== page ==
A short splice form of Xin-actin binding repeat containing 2 (XIRP2) lacking the xin repeats is required for maintenance of stereocilia morphology and hearing function

Shimon P. Francis, Jocelyn F. Krey, Evan S. Krystofiak, Runjia Cui, Sonali Nanda, Wenhao Xu, Bechara Kachar, Peter Barr-Gillespie, Jung Bum Shin

Research output: Contribution to journalArticle

26 Citations (Scopus)

Abstract

Approximately one-third of known deafness genes encode proteins located in the hair bundle, the sensory hair cell’s mechanoreceptive organelle. In previous studies, we used mass spectrometry to characterize the hair bundle’s proteome, resulting in the discovery of novel bundle proteins. One such protein is Xin-actin binding repeat containing 2 (XIRP2), an actin-cross-linking protein previously reported to be specifically expressed in striated muscle. Because mutations in other actin-cross-linkers result in hearing loss, we investigated the role of XIRP2 in hearing function. In the inner ear, XIRP2 is specifically expressed in hair cells, colocalizing with actin-rich structures in bundles, the underlying cuticular plate, and the circumferential actin belt. Analysis using peptide mass spectrometry revealed that the bundle harbors a previously uncharacterized XIRP2 splice variant, suggesting XIRP2’s role in the hair cell differs significantly from that reported in myocytes. To determine the role of XIRP2 in hearing, we applied clustered regularly interspaced short palindromic repeat (CRISPR)/Cas9-mediated genome-editing technology to induce targeted mutations into the mouse Xirp2 gene, resulting in the elimination of XIRP2 protein expression in the inner ear. Functional analysis of hearing in the resulting Xirp2-null mice revealed high-frequency hearing loss, and ultrastructural scanning electron microscopy analyses of hair cells demonstrated stereocilia degeneration in these mice. We thus conclude that XIRP2 is required for long-term maintenance of hair cell stereocilia, and that its dysfunction causes hearing loss in the mouse.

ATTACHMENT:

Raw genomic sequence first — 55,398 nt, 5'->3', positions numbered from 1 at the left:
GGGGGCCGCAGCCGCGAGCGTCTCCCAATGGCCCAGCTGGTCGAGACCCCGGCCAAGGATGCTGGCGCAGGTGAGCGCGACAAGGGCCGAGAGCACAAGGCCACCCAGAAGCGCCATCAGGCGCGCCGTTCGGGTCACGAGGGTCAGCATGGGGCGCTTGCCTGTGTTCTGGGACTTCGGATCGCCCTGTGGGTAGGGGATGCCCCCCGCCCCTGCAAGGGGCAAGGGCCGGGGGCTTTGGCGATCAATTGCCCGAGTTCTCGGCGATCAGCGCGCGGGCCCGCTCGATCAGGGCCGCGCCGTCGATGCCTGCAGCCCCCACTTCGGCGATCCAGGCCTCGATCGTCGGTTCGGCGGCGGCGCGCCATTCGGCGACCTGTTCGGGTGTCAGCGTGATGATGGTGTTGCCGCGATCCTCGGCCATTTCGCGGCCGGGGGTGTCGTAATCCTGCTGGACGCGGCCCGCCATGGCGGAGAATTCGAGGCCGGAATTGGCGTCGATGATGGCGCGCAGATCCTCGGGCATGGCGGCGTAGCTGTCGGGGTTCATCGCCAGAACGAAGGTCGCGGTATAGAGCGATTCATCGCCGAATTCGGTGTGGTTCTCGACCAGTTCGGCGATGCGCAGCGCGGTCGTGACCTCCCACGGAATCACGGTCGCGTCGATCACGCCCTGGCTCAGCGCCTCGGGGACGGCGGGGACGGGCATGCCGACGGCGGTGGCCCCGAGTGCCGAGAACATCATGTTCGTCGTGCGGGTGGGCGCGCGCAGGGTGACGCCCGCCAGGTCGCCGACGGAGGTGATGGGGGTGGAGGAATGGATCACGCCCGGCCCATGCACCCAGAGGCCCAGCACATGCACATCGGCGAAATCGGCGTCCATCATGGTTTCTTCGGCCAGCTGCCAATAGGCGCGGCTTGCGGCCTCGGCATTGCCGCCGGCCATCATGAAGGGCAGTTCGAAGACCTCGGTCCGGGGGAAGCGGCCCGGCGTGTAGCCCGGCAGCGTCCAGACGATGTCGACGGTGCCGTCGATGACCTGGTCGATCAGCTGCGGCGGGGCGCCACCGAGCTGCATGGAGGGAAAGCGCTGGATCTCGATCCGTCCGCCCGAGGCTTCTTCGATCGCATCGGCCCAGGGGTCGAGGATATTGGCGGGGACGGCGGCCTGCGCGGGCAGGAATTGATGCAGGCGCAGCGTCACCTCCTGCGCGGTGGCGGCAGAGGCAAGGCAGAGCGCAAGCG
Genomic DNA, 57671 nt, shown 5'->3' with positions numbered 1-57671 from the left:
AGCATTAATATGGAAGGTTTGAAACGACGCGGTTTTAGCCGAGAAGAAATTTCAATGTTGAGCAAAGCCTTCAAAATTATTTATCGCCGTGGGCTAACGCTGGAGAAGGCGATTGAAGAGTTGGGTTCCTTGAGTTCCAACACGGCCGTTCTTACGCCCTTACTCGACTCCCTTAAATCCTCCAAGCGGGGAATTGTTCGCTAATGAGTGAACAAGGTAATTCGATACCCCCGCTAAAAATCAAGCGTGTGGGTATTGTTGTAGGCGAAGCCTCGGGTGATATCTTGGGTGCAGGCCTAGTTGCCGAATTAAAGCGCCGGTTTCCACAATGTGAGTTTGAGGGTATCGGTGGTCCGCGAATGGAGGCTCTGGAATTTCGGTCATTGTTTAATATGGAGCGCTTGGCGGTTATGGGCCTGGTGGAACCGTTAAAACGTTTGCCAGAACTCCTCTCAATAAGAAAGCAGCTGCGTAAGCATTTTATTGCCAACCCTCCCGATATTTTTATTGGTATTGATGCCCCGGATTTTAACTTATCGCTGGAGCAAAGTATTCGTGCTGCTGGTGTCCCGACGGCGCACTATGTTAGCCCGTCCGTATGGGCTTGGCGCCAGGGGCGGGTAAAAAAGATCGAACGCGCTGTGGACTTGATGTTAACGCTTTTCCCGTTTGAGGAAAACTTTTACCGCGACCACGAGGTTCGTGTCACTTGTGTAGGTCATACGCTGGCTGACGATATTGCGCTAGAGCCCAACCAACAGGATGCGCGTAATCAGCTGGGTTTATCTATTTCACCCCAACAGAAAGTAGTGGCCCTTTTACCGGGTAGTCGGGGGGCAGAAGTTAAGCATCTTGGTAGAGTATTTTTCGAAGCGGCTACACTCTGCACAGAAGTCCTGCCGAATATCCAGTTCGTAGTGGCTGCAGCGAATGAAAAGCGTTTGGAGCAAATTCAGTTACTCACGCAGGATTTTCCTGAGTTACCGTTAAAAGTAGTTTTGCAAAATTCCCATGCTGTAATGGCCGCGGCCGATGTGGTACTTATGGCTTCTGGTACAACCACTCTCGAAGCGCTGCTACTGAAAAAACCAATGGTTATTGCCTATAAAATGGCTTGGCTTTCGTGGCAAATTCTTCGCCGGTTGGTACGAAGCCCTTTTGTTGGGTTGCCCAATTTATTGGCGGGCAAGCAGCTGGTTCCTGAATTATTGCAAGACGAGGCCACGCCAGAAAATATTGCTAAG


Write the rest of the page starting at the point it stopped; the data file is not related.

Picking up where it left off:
Original languageEnglish (US)
Pages (from-to)1999-2014
Number of pages16
JournalJournal of Neuroscience
Volume35
Issue number5
DOIs
StatePublished - 2015

Fingerprint

Stereocilia
Hearing
Actins
Maintenance
Inner Ear
Proteins
Hearing Loss
Mass Spectrometry
Clustered Regularly Interspaced Short Palindromic Repeats
High-Frequency Hearing Loss
Mutation
Striated Muscle
Deafness
Proteome
Organelles
Electron Scanning Microscopy
Muscle Cells

Keywords

  • CRISPR
  • Hair bundle
  • Hair cell
  • Hearing
  • Stereocilia
  • XIRP2

ASJC Scopus subject areas

  • Neuroscience(all)

Cite this

A short splice form of Xin-actin binding repeat containing 2 (XIRP2) lacking the xin repeats is required for maintenance of stereocilia morphology and hearing function. / Francis, Shimon P.; Krey, Jocelyn F.; Krystofiak, Evan S.; Cui, Runjia; Nanda, Sonali; Xu, Wenhao; Kachar, Bechara; Barr-Gillespie, Peter; Shin, Jung Bum.

In: Journal of Neuroscience, Vol. 35, No. 5, 2015, p. 1999-2014.

Research output: Contribution to journalArticle

Francis, Shimon P. ; Krey, Jocelyn F. ; Krystofiak, Evan S. ; Cui, Runjia ; Nanda, Sonali ; Xu, Wenhao ; Kachar, Bechara ; Barr-Gillespie, Peter ; Shin, Jung Bum. / A short splice form of Xin-actin binding repeat containing 2 (XIRP2) lacking the xin repeats is required for maintenance of stereocilia morphology and hearing function. In: Journal of Neuroscience. 2015 ; Vol. 35, No. 5. pp. 1999-2014.
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abstract = "Approximately one-third of known deafness genes encode proteins located in the hair bundle, the sensory hair cell’s mechanoreceptive organelle. In previous studies, we used mass spectrometry to characterize the hair bundle’s proteome, resulting in the discovery of novel bundle proteins. One such protein is Xin-actin binding repeat containing 2 (XIRP2), an actin-cross-linking protein previously reported to be specifically expressed in striated muscle. Because mutations in other actin-cross-linkers result in hearing loss, we investigated the role of XIRP2 in hearing function. In the inner ear, XIRP2 is specifically expressed in hair cells, colocalizing with actin-rich structures in bundles, the underlying cuticular plate, and the circumferential actin belt. Analysis using peptide mass spectrometry revealed that the bundle harbors a previously uncharacterized XIRP2 splice variant, suggesting XIRP2’s role in the hair cell differs significantly from that reported in myocytes. To determine the role of XIRP2 in hearing, we applied clustered regularly interspaced short palindromic repeat (CRISPR)/Cas9-mediated genome-editing technology to induce targeted mutations into the mouse Xirp2 gene, resulting in the elimination of XIRP2 protein expression in the inner ear. Functional analysis of hearing in the resulting Xirp2-null mice revealed high-frequency hearing loss, and ultrastructural scanning electron microscopy analyses of hair cells demonstrated stereocilia degeneration in these mice. We thus conclude that XIRP2 is required for long-term maintenance of hair cell stereocilia, and that its dysfunction causes hearing loss in the mouse.",